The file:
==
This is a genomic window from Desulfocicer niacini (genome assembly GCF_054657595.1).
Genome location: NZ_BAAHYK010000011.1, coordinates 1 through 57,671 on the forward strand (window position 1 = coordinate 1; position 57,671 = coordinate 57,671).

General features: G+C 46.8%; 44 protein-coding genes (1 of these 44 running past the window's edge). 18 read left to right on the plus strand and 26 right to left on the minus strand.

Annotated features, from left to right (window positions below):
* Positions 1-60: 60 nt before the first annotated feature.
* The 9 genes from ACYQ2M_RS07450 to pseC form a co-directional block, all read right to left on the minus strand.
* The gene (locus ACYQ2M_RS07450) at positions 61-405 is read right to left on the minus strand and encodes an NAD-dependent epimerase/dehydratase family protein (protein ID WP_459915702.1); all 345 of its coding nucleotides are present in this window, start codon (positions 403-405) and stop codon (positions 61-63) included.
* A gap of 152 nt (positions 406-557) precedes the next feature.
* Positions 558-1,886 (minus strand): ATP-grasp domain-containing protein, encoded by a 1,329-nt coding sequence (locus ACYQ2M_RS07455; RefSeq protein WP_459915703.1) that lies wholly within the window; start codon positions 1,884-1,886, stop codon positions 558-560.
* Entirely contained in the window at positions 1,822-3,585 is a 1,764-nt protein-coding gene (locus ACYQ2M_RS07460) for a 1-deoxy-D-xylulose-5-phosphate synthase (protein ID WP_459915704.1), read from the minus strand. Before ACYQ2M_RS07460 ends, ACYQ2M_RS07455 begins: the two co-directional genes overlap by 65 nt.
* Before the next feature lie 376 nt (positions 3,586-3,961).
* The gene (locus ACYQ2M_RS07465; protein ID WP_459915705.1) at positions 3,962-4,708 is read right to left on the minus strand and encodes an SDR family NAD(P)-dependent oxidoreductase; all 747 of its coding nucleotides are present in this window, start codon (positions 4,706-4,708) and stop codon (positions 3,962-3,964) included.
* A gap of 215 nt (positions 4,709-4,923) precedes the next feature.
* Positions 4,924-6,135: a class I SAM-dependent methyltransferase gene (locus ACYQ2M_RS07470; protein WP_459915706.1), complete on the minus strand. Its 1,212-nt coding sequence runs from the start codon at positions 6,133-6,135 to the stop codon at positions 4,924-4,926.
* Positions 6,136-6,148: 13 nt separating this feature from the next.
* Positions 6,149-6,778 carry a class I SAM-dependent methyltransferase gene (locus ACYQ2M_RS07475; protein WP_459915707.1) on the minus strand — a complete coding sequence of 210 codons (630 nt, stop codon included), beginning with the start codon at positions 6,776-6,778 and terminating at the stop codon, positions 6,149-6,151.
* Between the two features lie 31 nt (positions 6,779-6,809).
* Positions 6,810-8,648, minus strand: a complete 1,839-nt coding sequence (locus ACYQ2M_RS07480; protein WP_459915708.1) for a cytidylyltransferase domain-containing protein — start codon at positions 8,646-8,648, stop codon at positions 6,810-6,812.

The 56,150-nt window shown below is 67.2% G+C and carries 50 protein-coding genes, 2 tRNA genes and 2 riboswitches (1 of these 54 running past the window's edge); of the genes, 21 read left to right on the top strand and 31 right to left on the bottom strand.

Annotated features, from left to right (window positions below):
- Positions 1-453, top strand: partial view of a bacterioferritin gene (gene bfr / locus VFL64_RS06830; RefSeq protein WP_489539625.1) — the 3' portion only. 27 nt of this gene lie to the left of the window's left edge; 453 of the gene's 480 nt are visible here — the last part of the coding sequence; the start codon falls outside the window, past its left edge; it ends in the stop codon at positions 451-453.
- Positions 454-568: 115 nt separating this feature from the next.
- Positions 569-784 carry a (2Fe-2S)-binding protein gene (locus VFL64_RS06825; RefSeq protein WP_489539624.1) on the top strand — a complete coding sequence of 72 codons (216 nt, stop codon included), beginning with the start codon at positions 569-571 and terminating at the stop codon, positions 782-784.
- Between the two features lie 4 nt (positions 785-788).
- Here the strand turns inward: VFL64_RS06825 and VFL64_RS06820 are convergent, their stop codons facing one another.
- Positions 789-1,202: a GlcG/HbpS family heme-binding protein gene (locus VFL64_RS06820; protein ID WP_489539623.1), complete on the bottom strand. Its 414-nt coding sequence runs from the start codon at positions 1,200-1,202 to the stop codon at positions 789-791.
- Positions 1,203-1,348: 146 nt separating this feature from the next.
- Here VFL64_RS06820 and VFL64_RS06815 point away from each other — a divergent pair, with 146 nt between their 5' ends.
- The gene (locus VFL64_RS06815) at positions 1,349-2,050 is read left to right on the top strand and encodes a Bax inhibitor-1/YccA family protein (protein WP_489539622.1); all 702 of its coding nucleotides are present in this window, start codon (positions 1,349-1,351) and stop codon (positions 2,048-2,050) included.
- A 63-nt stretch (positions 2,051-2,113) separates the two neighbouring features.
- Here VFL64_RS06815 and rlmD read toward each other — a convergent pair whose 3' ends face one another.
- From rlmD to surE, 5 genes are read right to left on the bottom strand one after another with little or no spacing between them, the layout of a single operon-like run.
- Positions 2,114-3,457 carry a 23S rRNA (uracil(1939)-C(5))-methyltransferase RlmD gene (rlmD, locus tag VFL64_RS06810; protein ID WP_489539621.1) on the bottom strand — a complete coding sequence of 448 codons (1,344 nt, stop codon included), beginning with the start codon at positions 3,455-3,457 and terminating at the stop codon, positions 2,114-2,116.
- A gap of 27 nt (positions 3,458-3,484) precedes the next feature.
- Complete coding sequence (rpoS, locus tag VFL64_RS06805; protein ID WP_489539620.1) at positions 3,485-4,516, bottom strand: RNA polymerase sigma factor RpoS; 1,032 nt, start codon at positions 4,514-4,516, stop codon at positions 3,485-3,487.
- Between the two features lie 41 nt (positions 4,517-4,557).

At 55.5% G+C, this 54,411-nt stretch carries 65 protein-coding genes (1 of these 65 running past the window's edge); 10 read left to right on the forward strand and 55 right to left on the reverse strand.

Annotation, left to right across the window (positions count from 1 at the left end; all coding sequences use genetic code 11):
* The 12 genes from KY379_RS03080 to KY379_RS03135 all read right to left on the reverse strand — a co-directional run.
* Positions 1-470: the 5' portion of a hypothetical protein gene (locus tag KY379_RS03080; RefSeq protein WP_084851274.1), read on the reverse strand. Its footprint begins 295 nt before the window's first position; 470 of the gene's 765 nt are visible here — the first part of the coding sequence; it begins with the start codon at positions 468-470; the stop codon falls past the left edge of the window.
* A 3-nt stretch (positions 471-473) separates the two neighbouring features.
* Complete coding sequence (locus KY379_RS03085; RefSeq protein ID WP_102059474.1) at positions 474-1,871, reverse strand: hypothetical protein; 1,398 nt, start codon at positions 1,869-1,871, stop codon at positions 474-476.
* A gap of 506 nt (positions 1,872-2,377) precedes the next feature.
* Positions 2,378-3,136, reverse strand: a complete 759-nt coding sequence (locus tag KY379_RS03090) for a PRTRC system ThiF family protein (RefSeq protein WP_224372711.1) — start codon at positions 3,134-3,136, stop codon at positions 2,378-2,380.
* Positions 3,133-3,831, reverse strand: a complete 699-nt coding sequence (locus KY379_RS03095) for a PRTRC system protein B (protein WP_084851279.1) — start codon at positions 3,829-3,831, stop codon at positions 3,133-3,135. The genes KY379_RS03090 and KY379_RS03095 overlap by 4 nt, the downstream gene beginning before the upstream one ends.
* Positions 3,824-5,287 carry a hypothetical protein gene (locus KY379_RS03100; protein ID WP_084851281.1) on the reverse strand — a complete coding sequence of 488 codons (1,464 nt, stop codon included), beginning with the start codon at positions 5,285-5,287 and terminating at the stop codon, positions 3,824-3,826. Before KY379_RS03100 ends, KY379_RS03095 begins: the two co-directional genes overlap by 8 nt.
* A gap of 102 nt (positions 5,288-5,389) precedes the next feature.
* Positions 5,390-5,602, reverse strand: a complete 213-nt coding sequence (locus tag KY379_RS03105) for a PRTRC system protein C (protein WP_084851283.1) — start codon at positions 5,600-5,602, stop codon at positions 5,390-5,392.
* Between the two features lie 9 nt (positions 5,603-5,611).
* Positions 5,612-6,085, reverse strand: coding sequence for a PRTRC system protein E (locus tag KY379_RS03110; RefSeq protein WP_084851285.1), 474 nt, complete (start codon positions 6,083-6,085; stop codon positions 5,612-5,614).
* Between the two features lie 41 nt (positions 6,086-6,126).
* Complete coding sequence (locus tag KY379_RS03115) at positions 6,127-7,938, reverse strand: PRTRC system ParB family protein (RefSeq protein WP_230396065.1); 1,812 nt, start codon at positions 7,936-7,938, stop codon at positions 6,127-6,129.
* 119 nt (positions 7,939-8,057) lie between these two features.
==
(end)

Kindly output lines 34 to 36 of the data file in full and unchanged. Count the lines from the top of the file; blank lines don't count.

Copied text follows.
- A gap of 27 nt (positions 3,458-3,484) precedes the next feature.
- Complete coding sequence (rpoS, locus tag VFL64_RS06805; protein ID WP_489539620.1) at positions 3,485-4,516, bottom strand: RNA polymerase sigma factor RpoS; 1,032 nt, start codon at positions 4,514-4,516, stop codon at positions 3,485-3,487.
- Between the two features lie 41 nt (positions 4,517-4,557).